- However, standardized rates also indicate an increase in the crime rate throughout the
20th century
A Sociological Perspective on Youth Crime
- While comparison of crime rates provides us some information about crime and levels of
crime it is also important to consider the meaning of crime, the societal response to it, and
how our responses effect crime rates
Myths and Facts about youth crime
- Most youth crime has consisted of minor property crime, with a small proportion
involving serious personal injury or death to others
- Males have been responsible for the largest share of criminal activity
- People think youth crime is worse than it is, that there is a “crime wave” among the
young population
Is youth crime more serious now?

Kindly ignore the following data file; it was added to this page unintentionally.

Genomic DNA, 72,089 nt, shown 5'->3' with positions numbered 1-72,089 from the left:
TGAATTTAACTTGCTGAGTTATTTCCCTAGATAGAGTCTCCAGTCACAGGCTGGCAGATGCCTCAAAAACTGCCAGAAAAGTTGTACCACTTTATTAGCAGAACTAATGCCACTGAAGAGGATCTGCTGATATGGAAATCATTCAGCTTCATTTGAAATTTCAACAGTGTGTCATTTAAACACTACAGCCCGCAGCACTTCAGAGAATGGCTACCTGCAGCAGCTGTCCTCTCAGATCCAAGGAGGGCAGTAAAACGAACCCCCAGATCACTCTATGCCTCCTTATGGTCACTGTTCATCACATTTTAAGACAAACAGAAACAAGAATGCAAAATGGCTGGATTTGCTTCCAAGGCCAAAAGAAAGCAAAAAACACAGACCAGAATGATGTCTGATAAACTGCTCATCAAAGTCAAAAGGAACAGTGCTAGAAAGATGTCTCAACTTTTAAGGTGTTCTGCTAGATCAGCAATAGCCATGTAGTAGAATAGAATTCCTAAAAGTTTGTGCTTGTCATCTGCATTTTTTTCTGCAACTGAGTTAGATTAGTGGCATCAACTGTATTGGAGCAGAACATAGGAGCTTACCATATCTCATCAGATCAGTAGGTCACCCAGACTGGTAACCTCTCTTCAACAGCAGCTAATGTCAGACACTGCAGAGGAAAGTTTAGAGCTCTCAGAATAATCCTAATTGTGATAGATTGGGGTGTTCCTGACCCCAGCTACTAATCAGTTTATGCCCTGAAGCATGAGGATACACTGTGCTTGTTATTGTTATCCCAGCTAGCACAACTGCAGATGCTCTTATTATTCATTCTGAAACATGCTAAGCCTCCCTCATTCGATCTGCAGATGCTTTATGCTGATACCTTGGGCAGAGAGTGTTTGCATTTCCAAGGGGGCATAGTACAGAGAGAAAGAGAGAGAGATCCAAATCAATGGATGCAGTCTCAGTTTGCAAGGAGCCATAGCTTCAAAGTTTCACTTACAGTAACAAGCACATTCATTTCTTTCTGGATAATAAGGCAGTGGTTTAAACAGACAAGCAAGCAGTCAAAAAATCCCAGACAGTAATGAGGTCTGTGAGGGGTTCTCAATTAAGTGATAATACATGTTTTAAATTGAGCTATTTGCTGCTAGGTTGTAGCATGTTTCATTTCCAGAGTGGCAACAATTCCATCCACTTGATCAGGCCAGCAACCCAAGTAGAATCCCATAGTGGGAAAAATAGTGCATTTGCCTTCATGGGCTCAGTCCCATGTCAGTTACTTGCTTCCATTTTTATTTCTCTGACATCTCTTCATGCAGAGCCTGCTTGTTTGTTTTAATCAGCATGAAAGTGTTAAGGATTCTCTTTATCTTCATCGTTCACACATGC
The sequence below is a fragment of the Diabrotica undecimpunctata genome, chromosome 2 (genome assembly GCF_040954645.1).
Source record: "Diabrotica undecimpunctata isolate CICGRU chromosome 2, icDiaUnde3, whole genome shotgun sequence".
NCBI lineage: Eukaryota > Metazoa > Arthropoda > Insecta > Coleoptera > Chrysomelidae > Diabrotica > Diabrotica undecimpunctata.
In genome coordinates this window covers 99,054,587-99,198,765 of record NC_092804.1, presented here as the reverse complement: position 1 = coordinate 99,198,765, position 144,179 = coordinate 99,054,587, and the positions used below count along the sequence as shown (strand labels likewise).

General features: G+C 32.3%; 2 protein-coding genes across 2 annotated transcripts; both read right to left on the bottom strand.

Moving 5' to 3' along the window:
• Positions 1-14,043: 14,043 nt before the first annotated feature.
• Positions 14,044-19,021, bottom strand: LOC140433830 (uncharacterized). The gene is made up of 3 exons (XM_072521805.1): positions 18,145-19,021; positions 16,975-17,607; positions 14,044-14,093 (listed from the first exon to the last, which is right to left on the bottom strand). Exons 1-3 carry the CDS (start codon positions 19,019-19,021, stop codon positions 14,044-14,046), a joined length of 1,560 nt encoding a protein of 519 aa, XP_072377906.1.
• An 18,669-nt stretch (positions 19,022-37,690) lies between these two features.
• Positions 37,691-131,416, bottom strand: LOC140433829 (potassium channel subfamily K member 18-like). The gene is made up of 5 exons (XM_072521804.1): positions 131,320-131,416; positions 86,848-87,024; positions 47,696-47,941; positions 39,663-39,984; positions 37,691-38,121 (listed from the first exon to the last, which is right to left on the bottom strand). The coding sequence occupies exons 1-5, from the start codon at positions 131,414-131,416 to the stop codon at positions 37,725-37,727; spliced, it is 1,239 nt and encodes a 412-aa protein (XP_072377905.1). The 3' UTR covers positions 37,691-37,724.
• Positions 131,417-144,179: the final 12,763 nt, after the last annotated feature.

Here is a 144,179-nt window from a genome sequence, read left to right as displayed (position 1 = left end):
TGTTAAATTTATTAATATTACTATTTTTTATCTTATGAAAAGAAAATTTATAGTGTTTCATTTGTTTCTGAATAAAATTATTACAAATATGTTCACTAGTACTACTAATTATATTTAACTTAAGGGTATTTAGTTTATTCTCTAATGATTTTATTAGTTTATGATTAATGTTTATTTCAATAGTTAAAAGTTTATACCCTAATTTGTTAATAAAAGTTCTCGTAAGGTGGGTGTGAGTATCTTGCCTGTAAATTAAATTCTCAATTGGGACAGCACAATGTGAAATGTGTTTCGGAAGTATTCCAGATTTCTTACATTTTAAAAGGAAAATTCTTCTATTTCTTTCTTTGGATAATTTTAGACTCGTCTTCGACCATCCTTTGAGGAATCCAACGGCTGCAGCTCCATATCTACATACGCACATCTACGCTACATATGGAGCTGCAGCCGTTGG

- Two factors in the 20th century in Canada must be considered when discussing crime
statistics: rapid growth and the creation of a juvenile justice system
o Resulted in increases in criminal activity
o Cannot assume that youth behaviour is any worse now than it was in past decades
- As well changes in policing, juvenile justice legislation, administrative practices and
public pressures to “get tough” all effect crime rates
- It is difficult to separate the actual behavior of youth from the social context in which
such behaviours are viewed within society
Is youth crime a new problem?
- Youth crime and society’s perception of youth crime are difficult to separate
- The current views of criminal youth share similar perspectives to certain Colonial and
Victorian ideas concerning youth